Bengaluru's Thirst, Silicon Valley Parched Before Summer Heat

Bengaluru's Thirst, Silicon Valley Parched Before Summer Heat

Feb 21 India Standard

India's IT hub, Bengaluru, is facing a worrying water crisis months before the peak summer season. This has residents rationing their water use, paying double the usual price for tankers, and fearing even higher prices in the coming months.

The culprit? Weak monsoon rains that have depleted groundwater and reduced water levels in the Cauvery River, the city's main source. This has led to residents paying as much as ₹2,000 for a 12,000-liter tanker, compared to ₹1,200 just a month ago.

The situation could worsen as summer approaches, with residents fearing even water tanker deliveries might be unreliable due to the scarcity. The city is appealing for additional water from the Cauvery basin, but the immediate future looks grim.

This crisis isn't just about inconvenience, it's a stark reminder of the environmental cost of Bengaluru's rapid development. The city has lost 79% of its water bodies and 88% of its green cover in just four decades, replaced by concrete jungles that prevent groundwater recharge.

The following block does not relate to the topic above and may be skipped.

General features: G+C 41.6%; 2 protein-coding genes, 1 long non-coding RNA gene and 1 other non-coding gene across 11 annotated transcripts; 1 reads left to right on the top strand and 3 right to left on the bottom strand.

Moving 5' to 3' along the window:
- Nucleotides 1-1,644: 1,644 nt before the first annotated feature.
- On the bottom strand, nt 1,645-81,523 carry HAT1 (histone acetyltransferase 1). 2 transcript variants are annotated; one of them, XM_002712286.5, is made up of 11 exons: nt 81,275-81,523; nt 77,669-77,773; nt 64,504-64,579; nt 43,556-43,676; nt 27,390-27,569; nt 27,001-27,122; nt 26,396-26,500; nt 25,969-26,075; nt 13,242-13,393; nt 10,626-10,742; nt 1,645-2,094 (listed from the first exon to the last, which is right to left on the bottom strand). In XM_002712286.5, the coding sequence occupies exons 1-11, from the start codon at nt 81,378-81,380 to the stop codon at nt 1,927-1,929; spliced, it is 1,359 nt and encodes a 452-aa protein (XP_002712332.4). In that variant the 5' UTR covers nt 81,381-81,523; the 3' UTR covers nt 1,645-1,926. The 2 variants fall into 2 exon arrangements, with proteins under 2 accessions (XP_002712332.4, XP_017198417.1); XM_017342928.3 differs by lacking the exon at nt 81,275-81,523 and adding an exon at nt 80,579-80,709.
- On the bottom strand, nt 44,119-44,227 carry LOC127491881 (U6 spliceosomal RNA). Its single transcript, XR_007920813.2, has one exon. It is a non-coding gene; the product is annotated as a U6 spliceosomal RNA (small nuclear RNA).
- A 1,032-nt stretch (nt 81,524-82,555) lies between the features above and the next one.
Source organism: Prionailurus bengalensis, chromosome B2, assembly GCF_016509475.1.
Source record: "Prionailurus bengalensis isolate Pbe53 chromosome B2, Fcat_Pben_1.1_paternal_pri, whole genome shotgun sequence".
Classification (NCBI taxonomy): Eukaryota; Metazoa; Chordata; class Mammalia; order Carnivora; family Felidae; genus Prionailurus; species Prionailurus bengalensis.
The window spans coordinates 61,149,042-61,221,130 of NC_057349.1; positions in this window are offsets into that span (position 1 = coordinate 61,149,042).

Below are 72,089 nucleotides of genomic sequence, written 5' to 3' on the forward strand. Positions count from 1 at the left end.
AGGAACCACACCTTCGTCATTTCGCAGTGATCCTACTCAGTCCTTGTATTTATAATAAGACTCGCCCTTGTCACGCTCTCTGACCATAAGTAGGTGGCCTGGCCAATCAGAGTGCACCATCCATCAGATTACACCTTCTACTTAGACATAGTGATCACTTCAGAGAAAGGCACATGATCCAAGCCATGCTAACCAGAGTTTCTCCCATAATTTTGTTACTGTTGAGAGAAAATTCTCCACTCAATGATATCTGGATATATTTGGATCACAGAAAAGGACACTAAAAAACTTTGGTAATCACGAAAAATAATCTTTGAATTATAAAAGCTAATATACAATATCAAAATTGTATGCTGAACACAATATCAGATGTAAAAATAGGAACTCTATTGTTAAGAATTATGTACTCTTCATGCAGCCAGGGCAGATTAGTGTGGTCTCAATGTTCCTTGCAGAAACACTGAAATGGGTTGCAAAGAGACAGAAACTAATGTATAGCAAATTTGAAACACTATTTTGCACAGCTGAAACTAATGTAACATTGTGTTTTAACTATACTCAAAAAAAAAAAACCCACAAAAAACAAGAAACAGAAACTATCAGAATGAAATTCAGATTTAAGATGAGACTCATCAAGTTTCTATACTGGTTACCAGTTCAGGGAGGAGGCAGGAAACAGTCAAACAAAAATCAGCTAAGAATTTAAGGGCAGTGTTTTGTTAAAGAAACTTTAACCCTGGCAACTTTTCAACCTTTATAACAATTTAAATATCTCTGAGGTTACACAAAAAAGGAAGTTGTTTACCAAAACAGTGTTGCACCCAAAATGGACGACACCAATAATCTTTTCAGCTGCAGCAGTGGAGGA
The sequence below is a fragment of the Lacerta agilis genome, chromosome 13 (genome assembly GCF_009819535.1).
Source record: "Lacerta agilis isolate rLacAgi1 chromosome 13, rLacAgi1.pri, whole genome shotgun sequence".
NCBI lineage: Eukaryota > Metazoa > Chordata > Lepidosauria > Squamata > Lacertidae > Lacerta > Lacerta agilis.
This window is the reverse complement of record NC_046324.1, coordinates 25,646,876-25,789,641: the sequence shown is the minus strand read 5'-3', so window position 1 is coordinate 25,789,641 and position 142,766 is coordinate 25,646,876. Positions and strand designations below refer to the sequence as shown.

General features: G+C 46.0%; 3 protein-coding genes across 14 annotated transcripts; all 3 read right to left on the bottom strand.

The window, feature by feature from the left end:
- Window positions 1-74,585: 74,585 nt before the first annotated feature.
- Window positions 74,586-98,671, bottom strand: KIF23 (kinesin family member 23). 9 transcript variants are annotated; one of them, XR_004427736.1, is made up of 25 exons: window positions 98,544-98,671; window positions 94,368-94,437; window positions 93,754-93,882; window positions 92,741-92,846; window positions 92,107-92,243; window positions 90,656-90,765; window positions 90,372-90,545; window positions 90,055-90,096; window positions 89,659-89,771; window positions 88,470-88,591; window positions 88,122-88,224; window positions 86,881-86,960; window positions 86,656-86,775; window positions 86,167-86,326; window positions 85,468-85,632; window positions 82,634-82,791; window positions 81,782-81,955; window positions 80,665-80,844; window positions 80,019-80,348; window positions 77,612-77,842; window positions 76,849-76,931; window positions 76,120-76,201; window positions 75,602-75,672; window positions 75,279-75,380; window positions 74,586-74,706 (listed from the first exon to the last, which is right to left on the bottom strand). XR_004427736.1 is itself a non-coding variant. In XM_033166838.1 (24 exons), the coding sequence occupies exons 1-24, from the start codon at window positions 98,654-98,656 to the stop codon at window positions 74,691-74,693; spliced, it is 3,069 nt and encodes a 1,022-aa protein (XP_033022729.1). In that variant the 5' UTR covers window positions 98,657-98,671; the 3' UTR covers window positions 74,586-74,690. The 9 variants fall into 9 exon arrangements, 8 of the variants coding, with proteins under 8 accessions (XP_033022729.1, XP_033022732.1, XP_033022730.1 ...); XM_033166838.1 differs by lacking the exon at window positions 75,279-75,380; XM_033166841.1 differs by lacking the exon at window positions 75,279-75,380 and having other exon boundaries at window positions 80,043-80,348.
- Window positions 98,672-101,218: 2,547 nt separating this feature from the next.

This water shortage is a wake-up call for Bengaluru and other fast-growing Indian cities. Sustainable development that prioritizes green spaces and water conservation is no longer a luxury, but a necessity for their future.


Crafting cinematic stories through the lens of my phone, I am a blogger and content writer who expresses the essence of my blogs through words

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